Rusthall parents’ chair design gives hospital babies a boost

Connie Banner and the special chair

A SPECIAL chair for paediatric hospital beds is to give tiny children in intensive care the opportunity to sit up and play, thereby improving their quality of life and boosting chances of rehabilitation.

The Connie Medical Chair was designed by Rusthall-based parents Russ and Vikki Banner, whose daughter, Connie, was born in 2019 with a congenital heart defect. She spent the first and the last part of her short life in hospital, where it was a great challenge to play, develop and interact.

At three weeks of age, she had surgery that was initially successful. However, in 2020, there were complications following a second planned surgery, and they lost her that November, at the age of 20 months.

Connie spent three months in the Evelina Hospital in London, and her father, Russ, said: “We soon realised there wasn’t really any decent chair that would go into the cot bed that would provide her with some sit-up-and-play time.

“She would have pillows, or an external chair, which would take a lot of time and effort to get into, so I began to ask questions of the nurses, physios and doctors.”

Research has shown that early “mobilisation” of a child after surgery can significantly benefit their physical and psychological wellbeing. But moving a tiny intensive care patient to a “high chair” also means moving cables and tubes, which requires time and effort by a number of adults.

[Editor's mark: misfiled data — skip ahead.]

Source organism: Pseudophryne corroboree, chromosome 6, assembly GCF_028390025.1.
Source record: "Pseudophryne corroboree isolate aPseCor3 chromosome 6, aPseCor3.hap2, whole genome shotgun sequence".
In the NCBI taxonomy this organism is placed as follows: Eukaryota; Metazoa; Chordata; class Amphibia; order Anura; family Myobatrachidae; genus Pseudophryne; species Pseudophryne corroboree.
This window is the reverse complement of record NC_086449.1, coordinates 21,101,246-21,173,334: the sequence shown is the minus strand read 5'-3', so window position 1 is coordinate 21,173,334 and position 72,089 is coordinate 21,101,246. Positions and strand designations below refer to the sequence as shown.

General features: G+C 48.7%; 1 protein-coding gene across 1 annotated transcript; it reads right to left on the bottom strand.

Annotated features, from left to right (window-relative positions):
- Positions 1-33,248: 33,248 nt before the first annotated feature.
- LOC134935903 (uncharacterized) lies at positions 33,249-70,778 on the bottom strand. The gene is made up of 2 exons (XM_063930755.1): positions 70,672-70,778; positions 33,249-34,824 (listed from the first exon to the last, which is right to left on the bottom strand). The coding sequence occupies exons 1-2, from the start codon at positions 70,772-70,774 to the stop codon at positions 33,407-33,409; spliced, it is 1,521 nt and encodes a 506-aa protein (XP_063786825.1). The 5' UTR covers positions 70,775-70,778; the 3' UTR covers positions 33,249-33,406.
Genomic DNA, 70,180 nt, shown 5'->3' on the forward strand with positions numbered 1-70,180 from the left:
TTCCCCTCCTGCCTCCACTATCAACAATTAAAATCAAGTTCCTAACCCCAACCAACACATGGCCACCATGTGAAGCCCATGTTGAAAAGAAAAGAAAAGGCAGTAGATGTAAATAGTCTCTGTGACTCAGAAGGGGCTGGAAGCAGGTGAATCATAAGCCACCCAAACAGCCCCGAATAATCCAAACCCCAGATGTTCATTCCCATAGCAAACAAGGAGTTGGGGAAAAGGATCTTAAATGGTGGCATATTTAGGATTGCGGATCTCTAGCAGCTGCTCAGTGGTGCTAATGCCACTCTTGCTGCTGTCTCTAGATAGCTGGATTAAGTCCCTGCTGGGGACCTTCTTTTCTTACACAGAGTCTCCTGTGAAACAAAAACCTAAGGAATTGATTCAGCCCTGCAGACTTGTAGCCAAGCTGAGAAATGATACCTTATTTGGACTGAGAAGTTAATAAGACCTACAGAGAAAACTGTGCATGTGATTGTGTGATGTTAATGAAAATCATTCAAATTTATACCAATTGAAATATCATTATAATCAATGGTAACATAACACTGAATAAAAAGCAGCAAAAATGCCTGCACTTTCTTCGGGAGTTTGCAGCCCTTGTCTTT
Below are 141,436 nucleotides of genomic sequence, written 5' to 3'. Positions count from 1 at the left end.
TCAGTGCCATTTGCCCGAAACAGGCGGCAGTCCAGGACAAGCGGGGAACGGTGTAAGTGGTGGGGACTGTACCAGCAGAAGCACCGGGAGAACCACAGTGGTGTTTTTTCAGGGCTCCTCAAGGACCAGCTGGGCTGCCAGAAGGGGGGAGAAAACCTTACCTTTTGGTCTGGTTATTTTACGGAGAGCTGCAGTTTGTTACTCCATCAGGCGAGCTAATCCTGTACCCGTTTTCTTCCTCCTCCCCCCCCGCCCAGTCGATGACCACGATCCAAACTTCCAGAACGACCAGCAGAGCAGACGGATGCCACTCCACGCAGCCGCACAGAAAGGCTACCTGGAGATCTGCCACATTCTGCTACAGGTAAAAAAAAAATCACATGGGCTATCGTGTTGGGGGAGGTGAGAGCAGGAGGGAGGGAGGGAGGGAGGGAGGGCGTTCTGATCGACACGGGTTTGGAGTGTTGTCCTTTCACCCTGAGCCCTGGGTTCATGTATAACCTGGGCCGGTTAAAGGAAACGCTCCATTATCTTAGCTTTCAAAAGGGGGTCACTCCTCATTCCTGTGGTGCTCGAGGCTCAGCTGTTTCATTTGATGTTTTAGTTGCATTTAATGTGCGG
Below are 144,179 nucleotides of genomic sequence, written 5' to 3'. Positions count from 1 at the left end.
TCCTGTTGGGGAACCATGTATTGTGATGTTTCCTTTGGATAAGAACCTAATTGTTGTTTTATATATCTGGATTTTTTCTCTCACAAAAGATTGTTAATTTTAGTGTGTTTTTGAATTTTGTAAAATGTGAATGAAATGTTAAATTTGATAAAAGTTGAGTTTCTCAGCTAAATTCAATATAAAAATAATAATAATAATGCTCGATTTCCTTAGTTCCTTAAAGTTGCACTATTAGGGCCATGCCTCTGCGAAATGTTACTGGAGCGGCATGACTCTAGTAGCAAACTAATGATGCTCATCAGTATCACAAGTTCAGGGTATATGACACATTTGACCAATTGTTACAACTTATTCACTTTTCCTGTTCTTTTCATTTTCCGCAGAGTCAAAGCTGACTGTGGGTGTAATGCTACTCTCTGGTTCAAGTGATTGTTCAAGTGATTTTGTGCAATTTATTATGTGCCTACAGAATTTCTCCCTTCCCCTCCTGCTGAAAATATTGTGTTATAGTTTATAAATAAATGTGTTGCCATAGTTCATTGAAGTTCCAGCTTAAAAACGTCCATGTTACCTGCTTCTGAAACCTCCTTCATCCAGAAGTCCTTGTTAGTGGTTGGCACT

The new chair, created by Russ and Vikki in conjunction with a team of designers, physios, occupational therapists and play experts, sits in a cot bed and gives a patient much longer time to sit up and play or interact with family.

“Connie, whilst not walking, was able to develop great fine motor skills,” Russ told the Times.

She enjoyed colouring, using stickers, playing at tea parties, and messy play.

“The Connie Medical Chair would have helped with this and given her extra play time when she wasn’t tired,” he said.

“Unfortunately, it didn’t exist at the time of her life, so our legacy is to do just that for other children in hospital or hospice care.”

Russ and Vikki registered their charity earlier in March, and are hoping to raise £200,000 to manufacture and install the chairs in the 22 children’s hospitals up and down the country, as well as 55 children’s hospices.

The unit is designed for children from about eight months to four years old, both post-surgery or in palliative care, Russ explained.

“However, those age ranges are for children who are of normal age and size. Often, like Connie, children with life-limiting conditions don’t grow that quickly, so the design could aid slightly older children.”

Connie Medical Chair is a registered charity. Find out more or donate at:

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